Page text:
Ingredient Review: Prebiotics

Common Name: Prebiotics, bacteria “food”

Source: There are various types – mostly fibers – that are called “prebiotics.”

Background:Prebіоtісѕ аrе fibers which are used as “food” by helpful bacteria to promote healthy gut function. We are learning more and more about the delicate balance of power between “good” and “bad” gut bacteria and as we do we are recognizing that helping “good” bacteria thrive is an essential element to gut health.

Claims: Prebiotics are used to promote healthy (“good”) gut bacteria live and fight off “bad” bacteria.

Objective Information: Here is what we know – the quick and dirty science of it:

Prebiotics are a group of fibers. Here’s the official World Health Organization (WHO) definition: “a non-viable food component that confers a health benefit on the host associated with modulation of microbiota.”

Translated: “food” for the “good” bacteria in your gut – but not food for you.

If you’re interested, here’s a list of some of the most common types of produced prebiotics:

  • Lactulose
  • Galactooligosaccharides
  • Fructooligosaccharides
  • Maltooligosaccharose
  • Cyclodextrins
  • Lactosaccharose

Fructans, such as inulin and oligofructose, are considered the most effective. According to a research article published by Wang in 20091, there are five selection criteria for these prebiotics:

  • 1. Resistance to digestion in the upper GI tract
  • 2. Fermentation (use for “food”) by intestinal bacteria
  • 3. Beneficial effect on host’s health
  • 4. Selective stimulation of growth of probiotics
  • 5. Stability in various food processing conditions

Side effects: Probiotics – “good” bacteria taken in adequate amounts – do not have many side effects. Because they are by nature not the type to cause disease, they are useful and pass through without causing harm. For the two most common genera used in human probiotics: Lactobacillus and Bifidobacterium, they can generally be taken without any side effects at all.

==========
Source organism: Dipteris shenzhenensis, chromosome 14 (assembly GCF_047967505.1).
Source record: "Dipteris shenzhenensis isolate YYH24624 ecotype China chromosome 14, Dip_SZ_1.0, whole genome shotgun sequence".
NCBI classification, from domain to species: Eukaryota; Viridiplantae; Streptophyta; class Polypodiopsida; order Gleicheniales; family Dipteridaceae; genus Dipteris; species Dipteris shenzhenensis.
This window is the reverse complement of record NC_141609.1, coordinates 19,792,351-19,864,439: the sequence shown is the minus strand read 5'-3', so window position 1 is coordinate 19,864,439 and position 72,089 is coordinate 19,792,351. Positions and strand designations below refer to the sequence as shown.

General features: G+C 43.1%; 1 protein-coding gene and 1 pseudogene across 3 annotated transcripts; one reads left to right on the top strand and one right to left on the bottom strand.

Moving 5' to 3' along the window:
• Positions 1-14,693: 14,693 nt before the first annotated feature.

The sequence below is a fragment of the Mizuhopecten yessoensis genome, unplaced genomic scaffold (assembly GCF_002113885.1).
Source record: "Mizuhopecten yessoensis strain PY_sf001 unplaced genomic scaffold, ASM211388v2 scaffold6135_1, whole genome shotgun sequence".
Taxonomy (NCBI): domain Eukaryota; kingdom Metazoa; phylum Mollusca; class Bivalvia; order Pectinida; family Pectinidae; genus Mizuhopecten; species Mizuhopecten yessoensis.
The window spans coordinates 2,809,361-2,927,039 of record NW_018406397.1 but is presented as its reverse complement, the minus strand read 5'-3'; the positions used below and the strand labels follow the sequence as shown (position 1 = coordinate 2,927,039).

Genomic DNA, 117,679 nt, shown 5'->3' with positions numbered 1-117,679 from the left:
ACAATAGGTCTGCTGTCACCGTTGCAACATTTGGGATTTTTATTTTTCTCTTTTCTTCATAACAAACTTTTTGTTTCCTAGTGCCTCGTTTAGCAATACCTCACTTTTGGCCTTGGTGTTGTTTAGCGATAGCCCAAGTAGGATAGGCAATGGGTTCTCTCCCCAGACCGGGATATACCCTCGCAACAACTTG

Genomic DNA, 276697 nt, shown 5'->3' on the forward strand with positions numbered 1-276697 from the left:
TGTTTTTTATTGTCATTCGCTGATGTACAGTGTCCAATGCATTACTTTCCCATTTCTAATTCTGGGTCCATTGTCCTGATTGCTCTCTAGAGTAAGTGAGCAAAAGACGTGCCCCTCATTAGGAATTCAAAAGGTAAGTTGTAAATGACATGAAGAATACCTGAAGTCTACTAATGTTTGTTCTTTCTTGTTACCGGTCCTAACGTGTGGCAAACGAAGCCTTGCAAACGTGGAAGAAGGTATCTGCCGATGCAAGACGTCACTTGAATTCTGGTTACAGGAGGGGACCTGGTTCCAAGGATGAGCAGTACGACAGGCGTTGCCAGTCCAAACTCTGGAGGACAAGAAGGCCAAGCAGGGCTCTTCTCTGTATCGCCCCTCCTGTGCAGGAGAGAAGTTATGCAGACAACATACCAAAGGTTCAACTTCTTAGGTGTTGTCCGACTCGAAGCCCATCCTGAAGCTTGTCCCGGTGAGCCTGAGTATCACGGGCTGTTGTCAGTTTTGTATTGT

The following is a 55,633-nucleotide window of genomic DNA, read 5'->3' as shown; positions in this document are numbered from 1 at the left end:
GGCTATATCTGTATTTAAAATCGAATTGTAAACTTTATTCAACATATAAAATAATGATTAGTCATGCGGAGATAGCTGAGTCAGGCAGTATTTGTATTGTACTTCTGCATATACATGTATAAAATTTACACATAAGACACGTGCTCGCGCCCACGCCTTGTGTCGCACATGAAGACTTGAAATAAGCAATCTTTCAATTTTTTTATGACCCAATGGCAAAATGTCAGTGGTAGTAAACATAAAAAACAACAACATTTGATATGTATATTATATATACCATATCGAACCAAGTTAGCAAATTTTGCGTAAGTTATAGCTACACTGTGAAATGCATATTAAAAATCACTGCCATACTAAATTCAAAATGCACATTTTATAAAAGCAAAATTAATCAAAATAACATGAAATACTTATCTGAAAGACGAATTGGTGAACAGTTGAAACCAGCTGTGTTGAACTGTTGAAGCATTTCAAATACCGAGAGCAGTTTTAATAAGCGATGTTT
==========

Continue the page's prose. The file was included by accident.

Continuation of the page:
Subjective Information: Prebiotics may be used in place of probiotics in some cases, however, the use of probiotics and prebiotics together works best. Some claim that you must take a wide variety of prebiotics, however, the number of prebiotics needed is not known. Some people can take 2-3 and have positive effects. It is not necessary to take as many as you can find (some products use over 10 different fibers).

Recommendation: There are many possible “pros” and very few if any “cons” to the use of prebiotics. By definition, these are NON-digestible to you, but help your “good” bacteria win their war in your intestine. As with anything, results may vary from case to case, but with a risk profile that is relatively safe, they are worth a try in almost every case.

The concurrent use of PRE-biotics (“food” for PRO-biotics) is also recommended in order to maximize the effectiveness of the bacteria.

Prebiotics - Helpful

ALWAYS tell your doctor, pharmacist, and other healthcare providers about any and all dietary supplements that you take. Some supplements can interact or interfere with prescription medications so it is very important to let them know *all* of the supplements that you take – even if you don’t take them regularly.

Now you know, but as always, what you do with the information is up to you.

  1. Wang Y. Prebiotics: Present and future in food science and technology. Food Res. Int. 2009;42:8–12. 

AUTHOR

Dr. Nick

Dr. Nick has been practicing medicine for over 10 years. After finishing his MD he began his residency in Laboratory Medicine where he gained first hand knowledge of some of the effects of dietary supplements. Dr. Nick now specializes in gastrointestinal health, Over the years of vigorous study and in-depth experimenting with a variety of dietary supplements Dr. Nick found that there are few sources of clear, evidence-backed, honest information about what the supplements can help achieve - and what they cannot. There are many companies out there selling promises without providing results.

Dr. Nick's goal is to educate the general public and do his part to help the world get healthy again. The industry needed an honest educated practitioner to reveal the real benefits of specific dietary supplements and to unbiasedly dig into the formulas and companies selling these formulas to reveal the true Pros and Cons of each supplement and to educate the general public about these ingredients found in various dietary supplements. Dr. Nick promoting general health and proper use of nutritional supplements is step one of the goal. In order to get the best effects without wasting time and money, a proper understanding of chemistry and human physiology are critically important. Since not everyone has the time to master these topics, Dr. Nick hopes to help clarify otherwise complicated topics and give the best, clear, evidence-backed input to help each person select the most appropriate supplements.

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